By David Cho
Washington Post Staff Writer
Wednesday, January 16, 2008
The nation's biggest financial firms, battered by huge losses in their mortgage businesses, are relying on an enigmatic source for cash: foreign governments in the Middle East and Asia.
Citigroup announced yesterday that it had sold a 7.8 percent stake in the company worth $14.5 billion to a group of investors, including the government of Singapore and Saudi Prince Alwaleed bin Talal, as it revealed a colossal $10 billion loss for the fourth quarter. Merrill Lynch, which is expected to report a massive loss tomorrow, said that it sold a special class of stock worth $6.6 billion to funds managed by South Korea and Kuwait.
This is the second time in recent months that the two banks have sought help from foreign government investment pools, known as sovereign wealth funds.
The worsening credit crunch in the United States has left domestic financial institutions with little choice but to seek help from foreign governments that have been enriched by the surge in the price of oil and the trade gap between the United States and Asia.
Once satisfied with holding safe bonds such as U.S. Treasurys, these countries now are stockpiling some of the largest investment funds in history and are looking for bargains in the ailing U.S. financial sector. In the past few months, sovereign wealth funds have invested more than $40 billion in Wall Street's biggest names, including UBS, Morgan Stanley and Bear Stearns.
The rapid rise of these funds represents a fundamental shift in financial power away from the United States, analysts and lawmakers say. And their growing clout is causing concern on Capitol Hill.
"As investments by sovereign wealth funds in American companies increase and the specter of control and undue influence by government entities looms, we have to be careful," said Sen. Charles E. Schumer (D-N.Y.), who chairs the Joint Economic Committee. "We should be keeping a watchful eye on these investments as they increase in size and scope."
A major issue for lawmakers is the transparency of these funds. Some, like Norway's, which has $350 billion, are upfront about their activities. Others, such as the Abu Dhabi Investment Authority's $875 billion fund, which is the world's largest, are more secretive.
Sovereign wealth funds recently have preferred to make passive investments that do not allow them to have any say in management decisions.
"They don't want to worry the markets," Simon Tse, a strategy analyst at Thomson Financial, said of sovereign wealth funds. "But you have to ask the question: 'What do they really want?' And that's the mystery behind these funds, we don't know who runs them."
Lawmakers reacted strongly against a Dubai firm that wanted to buy U.S. seaports in 2006 and a state-run Chinese firm that tried to take over a U.S. oil company in 2005. But since those incidents, sovereign wealth fund managers have become more savvy in their dealings with Congress by hiring lobbyists and by keeping their stakes low enough that they don't trigger reviews by regulators.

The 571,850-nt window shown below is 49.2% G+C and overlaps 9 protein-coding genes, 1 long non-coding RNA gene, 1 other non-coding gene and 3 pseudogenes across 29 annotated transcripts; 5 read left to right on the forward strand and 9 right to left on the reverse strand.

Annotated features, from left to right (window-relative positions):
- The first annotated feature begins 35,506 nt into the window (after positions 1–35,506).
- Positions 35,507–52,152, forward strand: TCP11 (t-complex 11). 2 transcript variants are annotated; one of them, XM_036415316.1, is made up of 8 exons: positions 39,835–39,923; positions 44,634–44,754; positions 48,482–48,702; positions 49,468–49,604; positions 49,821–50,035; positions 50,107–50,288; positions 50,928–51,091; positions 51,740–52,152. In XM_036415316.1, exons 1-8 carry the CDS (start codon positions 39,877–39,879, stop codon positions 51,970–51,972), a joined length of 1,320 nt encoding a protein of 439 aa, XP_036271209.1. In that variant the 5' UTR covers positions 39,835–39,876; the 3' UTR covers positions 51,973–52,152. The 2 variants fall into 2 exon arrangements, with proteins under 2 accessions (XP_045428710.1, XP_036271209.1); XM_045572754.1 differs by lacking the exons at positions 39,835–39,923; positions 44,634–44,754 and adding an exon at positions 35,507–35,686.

Little furor erupted last summer when Dubai paid $825 million for U.S. clothing retailer Barneys New York in June and followed with a 19.9 percent stake in the Nasdaq Stock Market.
Barney Frank (D-Mass.), who chairs the House Financial Services Committee, said that while there is potential for political "games to be played" by sovereign wealth funds, the greater concern is the economic weakness that has eroded the power of the U.S. banking system.
"The shift in power does not come from Singapore or Abu Dhabi investing in Wall Street, the shift comes from our economy screwing up," Frank said. "And the way we deal with this is not to say we aren't going to accept foreign investments but to fix what's wrong with our economy."
Richard C. Shelby (Ala.), ranking Republican on the Senate Banking Committee, has asked the Government Accountability Office to study the emergence of sovereign funds. "Senator Shelby recognizes the important role that foreign direct investment plays in the U.S. economy, and he welcomes such investment provided that it does not compromise our national security," said a Shelby aide, Jonathan Graffeo.
About two dozen countries have established sovereign wealth funds, including Libya, Iran, the United Arab Emirates and Australia. While precise data about these funds are difficult to obtain, most Wall Street analysts agree that their value worldwide has reached about $2 trillion and is likely to grow at least fivefold by 2012.
Notable funds include Norway's, which is viewed as a model of transparency and governance. Its managers have been actively advising several nations, including East Timor, Bolivia, Nigeria and Russia, which are starting funds. The Kuwait Investment Authority, a longtime investor in Chrysler, and the Abu Dhabi Investment Authority are also respected for their acumen and size.
China's source of money is its trade surplus with the United States and other countries. In the past, China poured much of its surplus, estimated at $1.3 trillion, into U.S. Treasurys. Now it is seeking higher returns and a more diversified investment strategy. On Sept. 29, it took $200 billion from its surplus and launched a sovereign wealth fund. One of the fund's first moves was to invest $3 billion into one of Wall Street's biggest names, private-equity giant Blackstone.
Sovereign funds' activity has demonstrated that they are primarily focused on maximizing profit, Frank said. They are not investing in the United States as "a goodwill gesture, but they are not doing it as foreign policy either -- they are doing it to make money," he said.